10. The deflection of protons by gravitation at the LHC is tiny, much smaller than the light cone angle, which doesn't set here the usual pulse duration. So do the usual formulas for emitted power apply, especially in the first message? I believe they do, because among the diverse computations, this one en.wiki obtains a Poynting vector and an emitted power independently of a pulse duration or spectrum. Also: protons at the LHC emit pulses about 1fs long but 0.5A beam intensity puts a proton every <1as, even closer in the bunches. Though, the emitted light cumulates E, not E*H. So why should usual models work, as they cumulate the power from allegedly independent protons? Because only the AC part of the emission propagates, carries power away and is detected as light. For R random protons whose pulses overlap, this fluctuation of E is proportional to sqrt(R) and the power is proportional to R. Signal theory also wants the random sum of independent signals to have the same spectrum as each signal, here light, while the slow deterministic modulation by bunches passes in the light. ========== I had hoped to reduce the synchrotron losses of storage rings by absorbing, diverting, retarding... at many places in a bending magnet the light emitted by one particle by so it doesn't add constructively. This one attempt looks vain presently. What might perhaps work is to reorient the light emitted near the entrance of a bending magnet to inject it near the exit so it adds destructively. An odd number of mirrors should do that. They must need curvature so the injected light mimics the divergence of the fresh one. The path must be inwards over some length so the light catches the particle up. As the particle is delocalized laterally, the reinjection point must follow the delocalisation. Is that feasible, I don't know. At least, synchrotron light is around the visible spectrum at the LHC. Proper interference may need to mirror very short pulses, easier for Pb ions. It needs also subwavelength accuracy over a decametre, as difficult as the VLT. The light of pairs of successive magnets can also cancel out. Light cancelling out means each particle would reaccelerate itself. The width of the particle beam, of the vacuum tube, other dimensions... constrain the design. I didn't even try figures and drawings. A new design may be needed if a retrofit is impossible. Maybe the opposite if feasible too where wanted, increase the emitted light by reinjecting earlier light in phase near the particle. Something reinforces the emitted light at free-electron lasers, I don't know what, maybe that. Or is all that already abandoned? ========== Protons falling at the LHC emit waves a bit too long for quiet detectors. Helium and lead ions are worse. I suggested already to reduce the drop length and accept fewer photons easier to detect, optionally to split the drop length and have several detectors here on 19 Jun 2021 Splitting the drop length in N sections and detectors keeps the light power in /N photons with *N individual energy. Light from individual drop sections could also be sent to a common detector of same area to get more signal with the same noise, as for instance photocathodes are little sensitive to the light's direction: A fascinating option would superpose the pulses of all drop sections at the same time and place to add E rather than P, hence obtain N2 as many photons as from one of these sections. Since light from all sections is coherent, E can add. It looks "only" like a technological challenge similar to the VLT. That would be an other case where hardware downstream influences earlier photon emission, like in EPR experiments. Or is it? At least in principle, the increased photon emission can be noticed from the emitting proton's remaining energy, before the light reaches the influencing optical elements. Acting on these elements would transmit information backwards in time, so my present opinion is that coherent light addition will fail. I carefully neglected to display how light from earlier drop sections passes at later optical elements. The paths can be stacked vertically for instance. But as individual beams arrive at different angles, they may produce an interference pattern that cumulates P over the image, not E. The impossibility might manifest itself as a stubborn technological difficulty to concentrate light within the additive fringe and still transport one light path around the other optical elements, or a difficulty to concentrate the light without spreading the pulse in time. Very thin transparent elements around the proton beam seem impractical. Synchrotron light seems difficult to focus without spreading the pulse over time, since light emitted earlier is broader but arrives earlier. Focussing to a ring could be better than to a spot. A sleeve mirror? Photocathodes can advantageously be big and keep a small dark current. An ironless electromagnet, or the geomagnetic field with removed shield, let emit more photons in the drop region to adjust the optics. ========== More drop segments allow to reduce the energy per nucleon and keep a good wavelength. A smaller gamma reduces identically the gravitation and the magnetic light. Insofar possible, more beam intensity and less energy have advantages: A smaller acceleration at the bending magnets emits less magnetic light, while g stays the same. The same acceleration power makes more gravitation light. The last bending magnet emits light at a longer wavelength, which the diaphragms suppress better. The protons per nucleus may address other limits. Marc Schaefer, aka Enthalpy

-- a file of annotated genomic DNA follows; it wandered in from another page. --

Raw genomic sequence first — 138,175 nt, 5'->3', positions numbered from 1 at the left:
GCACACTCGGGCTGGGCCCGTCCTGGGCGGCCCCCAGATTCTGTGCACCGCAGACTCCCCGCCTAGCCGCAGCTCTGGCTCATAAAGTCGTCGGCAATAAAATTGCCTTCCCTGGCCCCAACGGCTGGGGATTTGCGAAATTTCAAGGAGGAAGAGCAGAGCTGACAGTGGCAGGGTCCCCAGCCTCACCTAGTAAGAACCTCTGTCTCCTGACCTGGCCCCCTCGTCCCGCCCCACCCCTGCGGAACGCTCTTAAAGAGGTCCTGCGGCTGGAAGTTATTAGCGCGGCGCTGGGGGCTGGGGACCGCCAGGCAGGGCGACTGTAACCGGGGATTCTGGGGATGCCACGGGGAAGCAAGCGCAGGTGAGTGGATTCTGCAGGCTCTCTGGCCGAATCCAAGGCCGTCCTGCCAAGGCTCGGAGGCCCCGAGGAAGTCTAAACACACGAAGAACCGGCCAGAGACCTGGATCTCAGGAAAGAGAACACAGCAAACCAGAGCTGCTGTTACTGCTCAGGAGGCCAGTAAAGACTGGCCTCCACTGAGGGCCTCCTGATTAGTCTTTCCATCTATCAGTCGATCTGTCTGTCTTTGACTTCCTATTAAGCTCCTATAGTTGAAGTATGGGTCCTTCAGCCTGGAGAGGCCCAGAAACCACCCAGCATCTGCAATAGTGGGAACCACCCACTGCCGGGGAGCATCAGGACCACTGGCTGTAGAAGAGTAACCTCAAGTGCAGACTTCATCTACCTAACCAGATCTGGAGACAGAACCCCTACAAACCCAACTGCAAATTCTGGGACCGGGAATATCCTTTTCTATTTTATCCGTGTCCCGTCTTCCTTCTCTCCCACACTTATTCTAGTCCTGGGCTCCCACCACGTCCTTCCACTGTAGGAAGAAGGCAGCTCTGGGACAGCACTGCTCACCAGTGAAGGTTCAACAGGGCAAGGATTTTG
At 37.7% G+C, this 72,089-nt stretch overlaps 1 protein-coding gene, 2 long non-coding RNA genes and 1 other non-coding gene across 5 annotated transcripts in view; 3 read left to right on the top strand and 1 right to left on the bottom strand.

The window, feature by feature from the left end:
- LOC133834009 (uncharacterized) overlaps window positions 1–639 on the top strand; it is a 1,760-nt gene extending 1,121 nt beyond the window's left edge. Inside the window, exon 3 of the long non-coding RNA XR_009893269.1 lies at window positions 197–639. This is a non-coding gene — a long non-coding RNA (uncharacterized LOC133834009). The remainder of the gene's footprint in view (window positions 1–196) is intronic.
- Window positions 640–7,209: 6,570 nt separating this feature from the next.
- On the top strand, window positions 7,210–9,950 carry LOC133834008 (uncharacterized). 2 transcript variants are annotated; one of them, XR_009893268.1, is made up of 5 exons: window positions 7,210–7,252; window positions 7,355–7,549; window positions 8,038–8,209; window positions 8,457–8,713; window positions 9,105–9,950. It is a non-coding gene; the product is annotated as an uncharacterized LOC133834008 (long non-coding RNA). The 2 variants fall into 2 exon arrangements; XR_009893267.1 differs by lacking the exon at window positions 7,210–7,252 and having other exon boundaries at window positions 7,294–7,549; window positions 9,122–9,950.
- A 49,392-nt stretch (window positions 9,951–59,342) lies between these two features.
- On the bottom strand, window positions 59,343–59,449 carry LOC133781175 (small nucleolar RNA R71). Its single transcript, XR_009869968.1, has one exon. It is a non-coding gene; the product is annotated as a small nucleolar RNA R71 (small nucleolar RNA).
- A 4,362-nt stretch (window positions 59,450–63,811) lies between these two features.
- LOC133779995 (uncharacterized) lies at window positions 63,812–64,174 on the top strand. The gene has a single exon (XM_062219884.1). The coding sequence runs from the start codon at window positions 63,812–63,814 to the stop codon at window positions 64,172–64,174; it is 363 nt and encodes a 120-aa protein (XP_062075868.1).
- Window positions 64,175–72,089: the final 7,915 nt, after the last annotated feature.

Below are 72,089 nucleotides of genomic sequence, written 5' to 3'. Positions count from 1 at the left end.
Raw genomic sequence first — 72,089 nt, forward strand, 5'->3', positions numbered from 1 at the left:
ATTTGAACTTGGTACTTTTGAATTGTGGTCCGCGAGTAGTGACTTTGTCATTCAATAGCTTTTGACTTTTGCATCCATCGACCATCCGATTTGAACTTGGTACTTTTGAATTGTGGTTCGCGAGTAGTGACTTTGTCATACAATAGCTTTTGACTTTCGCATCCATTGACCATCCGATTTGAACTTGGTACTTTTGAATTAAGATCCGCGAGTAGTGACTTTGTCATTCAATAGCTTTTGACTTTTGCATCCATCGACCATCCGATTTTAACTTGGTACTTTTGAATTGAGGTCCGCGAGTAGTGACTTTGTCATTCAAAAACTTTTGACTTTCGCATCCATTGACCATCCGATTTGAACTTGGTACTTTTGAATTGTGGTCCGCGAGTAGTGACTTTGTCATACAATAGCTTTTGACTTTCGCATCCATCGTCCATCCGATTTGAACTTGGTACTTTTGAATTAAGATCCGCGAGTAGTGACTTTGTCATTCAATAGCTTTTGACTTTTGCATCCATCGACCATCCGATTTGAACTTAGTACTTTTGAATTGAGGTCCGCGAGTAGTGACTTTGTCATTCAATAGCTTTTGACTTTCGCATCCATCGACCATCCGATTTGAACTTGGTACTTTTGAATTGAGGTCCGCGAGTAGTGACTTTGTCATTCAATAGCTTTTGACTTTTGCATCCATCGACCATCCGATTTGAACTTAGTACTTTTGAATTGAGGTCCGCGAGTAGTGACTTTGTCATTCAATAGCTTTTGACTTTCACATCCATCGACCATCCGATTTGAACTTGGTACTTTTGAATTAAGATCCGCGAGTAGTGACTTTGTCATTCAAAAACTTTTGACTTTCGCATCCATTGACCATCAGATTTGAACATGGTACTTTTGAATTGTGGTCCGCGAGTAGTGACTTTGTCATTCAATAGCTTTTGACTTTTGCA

11. Trying to infer logic and means of actions against Covid from statistics is deceiving and disappointing. When Czechs wore makeshift face masks and were spared, I told "Ze big solution". But the next strain of Covid took a horrible toll there, putting the country at once among the worst hit. Poland too was spared but then badly hit by that same strain. Maybe avoiding the contaminations during one wave makes things only worse during a following one. My thoughts are with Australia, that has had little cases but where the more contagious delta variant spreads presently. ========== I still stand behind my old claim, that confinement acted far too late on the incidence in Italy and Spain to be considered a cause. The mean incubation time is allegedly well under two weeks, but strict confinement brought no improvement before a month, if any. The same happened in France in Autumn 2020. But we do see many more cases after mass public gatherings: BLM demonstrations in the USA, Euro soccer championship. Are humans the main vector? Slovakia tested 2/3 of its population in Oct 2020. One can't even see an effect on the curves. I computed and wrote elsewhere "If the contact tracing application worked, it would mark every inhabitant" 20minutes.fr and this started to happen in England. The French expert Didier Raoult, much denigrated for disagreeing with the government, told Waves correspond to virus variants (that's commonplace meanwhile) Masks and confinement bring little or nothing (looks true now, still not widely admitted) Means to treat the patients make the difference (horribly true, compare the countries) Vaccines are not the main solution (still looks wrong). Common vaccines do little or very little against the contamination by the present delta variant, but they still reduce efficiently the number of hospitalisations and deaths. Best example is the UK, where the new cases run as high as in Spring but deaths are cut by /20. This corresponds to the vaccination proportion among people at risk. But if the general population remains as contagious, vaccinating it seems useless. ========== I still try to understand why Sweden, with no confinement and nearly unrestricted public life, went through the pandemic better than the UK, Spain, Italy, France. They had many cases, initially many deaths but not the worst proportion, and since Spring nearly no deaths. The amount of damage is predefined, public policies do nothing? Maybe. Catching earlier strains of Covid disarms the following ones? Everyone got flu previously, this protects against Covid? People who survived flu resist Covid too? Statistics from the USA, South America... tell climate and weather don't matter. Hugo Zeber and Svante Pääbo found an interesting correlation between a gene cluster inherited from Neanderthals and severe symptoms nature.com This seems to hold, and contributes to explain why Sweden is less affected than Southern Europe and pre-Colombian people. An other correlation: the Covid makes less damage in countries where saunas serve regularly, map from Wiki Nordic people would consider that obvious. Though, many Russian died despite saunas since this map.
  12. If a musician has time to find out the main differences between two bowed instruments, and then plays the instruments for you and tells you at what to listen, you will notice the difference. It's much more striking than between two clarinets. Maybe I should search among the many records on Youtube. I remember hearing a comparison between two celli, it was impressive even over computer loudspeakers.
  13. Hello nice people! Such theories abound and none uses to be confirmed when checking more samples. Among competing theories, one claims that wood improves over the centuries as it loses mass. Others claimed the wood was stored in ponds for decades. Or that the climate was colder then (but just an altitude 120m higher does the same). As a general warning: mistrust all such claims, especially the spectacular ones. Be they correct or not, they find too easily a path into the general Press to bring career advantages to the authors, especially since the Shanghai rating. For instance "Guarnieri, Guadagnini and Stradivari aren't better" is just cr*p. Violinist do recognize old Italian violins, or rather good instruments. The difference is bigger than for wind instruments. Tests claiming "no difference" are just badly conducted. You notice differences better when playing the instrument than when listening at it. Some affect the ease of playing, not the sound. Musicians hear better than an average journalist. It takes time to notice the differences. I saw a "test" that ran a scale up and down, end. One must target artificially, provoke, check and reproduce the differences. Once you noticed them, you hear them in normal music too. Playing only some Mendelssohn won't tell anything in 5min. But you would notice the differences after days of normal use. Yes, some less old instruments are excellent, equalling arguably old Italian ones. More and more soloists (Hilary Hahn, Vilde Frang...) play instruments made by Vuillaume. One should also remember that the old Italian instruments differ much now from the original sound. The string materials have changed. Huge difference, stronger than between two instruments. The bridge's curvature was increased. To avoid collisions between the bow and the soundbox, bridges rose, and their stronger push relies on thicker bass bars now. This raised some resonances. Finally, many soloists prefer old Italian instruments because these are louder and more brilliant, a necessity to play in a big concert hall with an orchestra accompaniment, but these instruments don't sound nicer at all. Chamber musicians or Gypsies would comment "OK, loud and responds very easily, but sounds horribly, I prefer that other instrument" with a nice warm dark tone.